Re: IPSec VPN & NATD (problem with alias_address vs redirect_addr ess)

From: Crist J. Clark (cristjc_at_comcast.net)
Date: 11/18/03

  • Next message: Aleksander Rozman - Andy: "named problem (introduced in 5.1)"
    Date: Tue, 18 Nov 2003 14:40:44 -0800
    To: Helge Oldach <helge.oldach@atosorigin.com>
    
    

    On Sun, Nov 16, 2003 at 08:11:36PM +0100, Helge Oldach wrote:
    > Crist J. Clark:
    > >On Sat, Nov 15, 2003 at 07:54:40AM +0100, Oldach, Helge wrote:
    > >> From: Crist J. Clark [mailto:cristjc@comcast.net]
    > >> > Two different ESP end points behind many-to-one NAT connected to
    > >> > a single ESP end point on the other side of the NAT? I'd be very
    > >> > curious to get the documentation on how they are cheating to get
    > >> > that to work.
    > >> You have posted a reference already. W2k SP4 supports UDP
    > >> encapsulation of IPSec. And yes, it works fine, and reliably.
    > >> Further, all of Cisco's and Checkpoints VPN gear support
    > >> IPSec-over-UDP as well. This alone is >70% market share.
    > >Oh, yeah, I know of UDP or TCP encapsulation tricks that work. I have
    > >dealt with several of these implementations too. I thought that you
    > >were implying that there were working NAT implementations that could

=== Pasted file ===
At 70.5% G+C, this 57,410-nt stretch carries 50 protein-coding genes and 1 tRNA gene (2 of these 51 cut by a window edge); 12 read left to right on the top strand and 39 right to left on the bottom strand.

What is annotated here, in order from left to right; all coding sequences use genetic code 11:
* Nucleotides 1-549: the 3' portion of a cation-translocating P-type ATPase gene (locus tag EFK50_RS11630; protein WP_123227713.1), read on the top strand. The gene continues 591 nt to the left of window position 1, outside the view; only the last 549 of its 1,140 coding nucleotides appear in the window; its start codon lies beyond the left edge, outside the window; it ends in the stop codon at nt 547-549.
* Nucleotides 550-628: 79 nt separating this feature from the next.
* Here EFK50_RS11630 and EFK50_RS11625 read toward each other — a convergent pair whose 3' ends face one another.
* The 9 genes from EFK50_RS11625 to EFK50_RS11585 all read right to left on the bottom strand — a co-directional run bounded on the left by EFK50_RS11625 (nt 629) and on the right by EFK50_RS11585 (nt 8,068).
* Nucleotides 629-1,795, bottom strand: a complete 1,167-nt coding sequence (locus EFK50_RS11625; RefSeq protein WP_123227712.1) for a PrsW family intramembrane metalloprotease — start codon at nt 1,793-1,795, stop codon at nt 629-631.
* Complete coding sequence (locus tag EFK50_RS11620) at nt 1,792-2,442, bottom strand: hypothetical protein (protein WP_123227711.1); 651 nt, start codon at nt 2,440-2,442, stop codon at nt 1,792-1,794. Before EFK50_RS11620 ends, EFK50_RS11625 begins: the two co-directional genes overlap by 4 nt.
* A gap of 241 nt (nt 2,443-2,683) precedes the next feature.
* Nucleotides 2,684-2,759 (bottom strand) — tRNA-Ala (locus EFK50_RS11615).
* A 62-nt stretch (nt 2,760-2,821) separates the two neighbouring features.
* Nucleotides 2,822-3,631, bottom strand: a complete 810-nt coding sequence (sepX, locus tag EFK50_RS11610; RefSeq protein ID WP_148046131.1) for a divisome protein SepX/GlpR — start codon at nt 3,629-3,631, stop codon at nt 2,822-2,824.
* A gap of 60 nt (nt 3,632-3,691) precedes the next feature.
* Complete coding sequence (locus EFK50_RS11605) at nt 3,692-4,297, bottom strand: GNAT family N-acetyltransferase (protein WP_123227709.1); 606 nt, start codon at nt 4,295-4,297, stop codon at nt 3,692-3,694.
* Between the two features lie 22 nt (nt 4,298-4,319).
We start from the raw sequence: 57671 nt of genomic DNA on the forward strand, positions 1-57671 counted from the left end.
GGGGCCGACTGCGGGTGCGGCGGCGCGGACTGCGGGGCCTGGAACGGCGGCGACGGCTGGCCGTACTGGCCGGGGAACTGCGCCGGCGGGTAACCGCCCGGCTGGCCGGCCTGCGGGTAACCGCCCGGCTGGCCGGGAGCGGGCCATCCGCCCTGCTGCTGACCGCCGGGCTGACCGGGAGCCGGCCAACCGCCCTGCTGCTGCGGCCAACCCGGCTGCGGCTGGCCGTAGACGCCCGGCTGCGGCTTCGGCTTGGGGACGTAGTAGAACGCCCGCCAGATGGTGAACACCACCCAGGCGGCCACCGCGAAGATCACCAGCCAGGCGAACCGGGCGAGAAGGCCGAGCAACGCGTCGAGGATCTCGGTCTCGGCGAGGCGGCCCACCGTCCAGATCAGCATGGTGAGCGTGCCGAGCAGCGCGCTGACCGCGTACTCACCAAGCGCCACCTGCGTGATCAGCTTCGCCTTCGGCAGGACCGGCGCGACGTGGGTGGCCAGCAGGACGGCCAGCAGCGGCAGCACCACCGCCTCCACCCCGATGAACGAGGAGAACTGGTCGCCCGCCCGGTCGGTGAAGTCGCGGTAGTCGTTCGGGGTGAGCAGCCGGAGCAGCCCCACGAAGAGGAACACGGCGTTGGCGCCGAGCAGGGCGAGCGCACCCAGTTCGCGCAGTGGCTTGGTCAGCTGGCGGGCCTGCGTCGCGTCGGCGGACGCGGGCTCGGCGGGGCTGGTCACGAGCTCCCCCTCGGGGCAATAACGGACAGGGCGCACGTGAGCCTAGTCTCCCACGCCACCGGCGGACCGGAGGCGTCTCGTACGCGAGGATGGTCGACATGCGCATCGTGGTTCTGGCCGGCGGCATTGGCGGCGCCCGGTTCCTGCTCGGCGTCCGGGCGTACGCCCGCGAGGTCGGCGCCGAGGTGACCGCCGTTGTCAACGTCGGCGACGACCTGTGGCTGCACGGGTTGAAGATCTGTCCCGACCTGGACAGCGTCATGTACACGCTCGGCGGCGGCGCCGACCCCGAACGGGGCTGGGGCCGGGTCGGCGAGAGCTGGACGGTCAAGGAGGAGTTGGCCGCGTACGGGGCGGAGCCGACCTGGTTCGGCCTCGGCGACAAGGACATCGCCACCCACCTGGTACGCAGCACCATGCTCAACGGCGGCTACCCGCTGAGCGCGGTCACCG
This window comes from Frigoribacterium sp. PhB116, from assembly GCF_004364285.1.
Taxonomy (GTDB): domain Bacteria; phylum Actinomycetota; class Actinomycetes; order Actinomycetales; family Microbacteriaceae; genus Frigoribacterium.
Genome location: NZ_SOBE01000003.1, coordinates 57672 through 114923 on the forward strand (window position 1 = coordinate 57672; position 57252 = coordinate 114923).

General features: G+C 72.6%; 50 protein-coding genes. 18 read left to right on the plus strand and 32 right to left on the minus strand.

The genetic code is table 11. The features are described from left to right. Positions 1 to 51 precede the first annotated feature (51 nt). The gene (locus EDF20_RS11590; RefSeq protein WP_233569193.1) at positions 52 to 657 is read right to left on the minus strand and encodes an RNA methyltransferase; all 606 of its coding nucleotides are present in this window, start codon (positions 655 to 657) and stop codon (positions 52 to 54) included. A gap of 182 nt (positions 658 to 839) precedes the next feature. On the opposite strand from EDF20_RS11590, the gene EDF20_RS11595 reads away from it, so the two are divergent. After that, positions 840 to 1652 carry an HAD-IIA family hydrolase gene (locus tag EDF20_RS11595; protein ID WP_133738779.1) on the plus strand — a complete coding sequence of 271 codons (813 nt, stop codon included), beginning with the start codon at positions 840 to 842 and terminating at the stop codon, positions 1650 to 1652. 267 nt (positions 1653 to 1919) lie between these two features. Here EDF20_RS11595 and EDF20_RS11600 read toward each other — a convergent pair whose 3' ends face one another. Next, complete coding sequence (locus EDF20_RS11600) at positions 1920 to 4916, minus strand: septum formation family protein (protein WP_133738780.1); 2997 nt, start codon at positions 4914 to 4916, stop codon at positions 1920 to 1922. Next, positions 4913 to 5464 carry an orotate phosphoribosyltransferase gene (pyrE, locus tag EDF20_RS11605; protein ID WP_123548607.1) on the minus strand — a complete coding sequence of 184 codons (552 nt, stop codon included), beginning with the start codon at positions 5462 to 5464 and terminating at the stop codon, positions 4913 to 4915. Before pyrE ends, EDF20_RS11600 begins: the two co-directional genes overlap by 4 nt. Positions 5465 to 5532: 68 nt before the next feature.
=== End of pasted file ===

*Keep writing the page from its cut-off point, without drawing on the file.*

> >deal with ESP in these circumstances.
    >
    > Apologies... I am actually jumping between loosely related topics
    > somewhat.
    >
    > In fact both Cisco and Checkpoint also support many-to-one NAT for ESP
    > and AH protocols. One can indeed have multiple internal VPN devices
    > hidden behind a single public address, and talking to the same outside
    > VPN gateway - without requiring that the VPN devices themselves to
    > tricks to work around NAT (such as UDP encapsulation).

    You can't use AH with NAT. (period) The whole point of AH is to detect
    someone tampering with the packet. NAT tampers with the packet. If you
    can do NAT, AH is broken.

    As for ESP, Cisco uses a trick. Their implementation, 'spi-matching,'

      ...is available only for endpoints that choose SPIs according to
      the predictive algorithm implemented in Cisco IOS Release 12.2(15)T.

    I am not aware of this algorithm being published anywhere. If it is
    freely distributed, we could add that support if there was a call for
    it.

    As for Checkpoint, I couldn't find any documentation of this ability
    and from my experience using NG FP2, this doesn't work. It did not NAT
    ESP at all, not even for one client behind NAT. If this is a new
    feature in AI or if there is a hidden knob to activate it, I would
    appreciate a pointer.

    > To add, there are all sorts of other drafts that amend IPSec
    > functionality (such as XAUTH and Mode Config which are also pretty
    > widely deployed in VPN remote access scenarios) that are missing.

    That's IKE which is really a whole separate beast. The open source IKE
    daemons are definately not chock full of bleeding edge or vendor-specific
    features. And the racoon documentation...

    But all of these IKE extensions are only useful if the vendors using
    them publish what they are actually doing with them. Reverse
    engineering this stuff can be really painful since you can't see the
    data on the wire.

    -- 
    Crist J. Clark                     |     cjclark@alum.mit.edu
                                       |     cjclark@jhu.edu
    http://people.freebsd.org/~cjc/    |     cjc@freebsd.org
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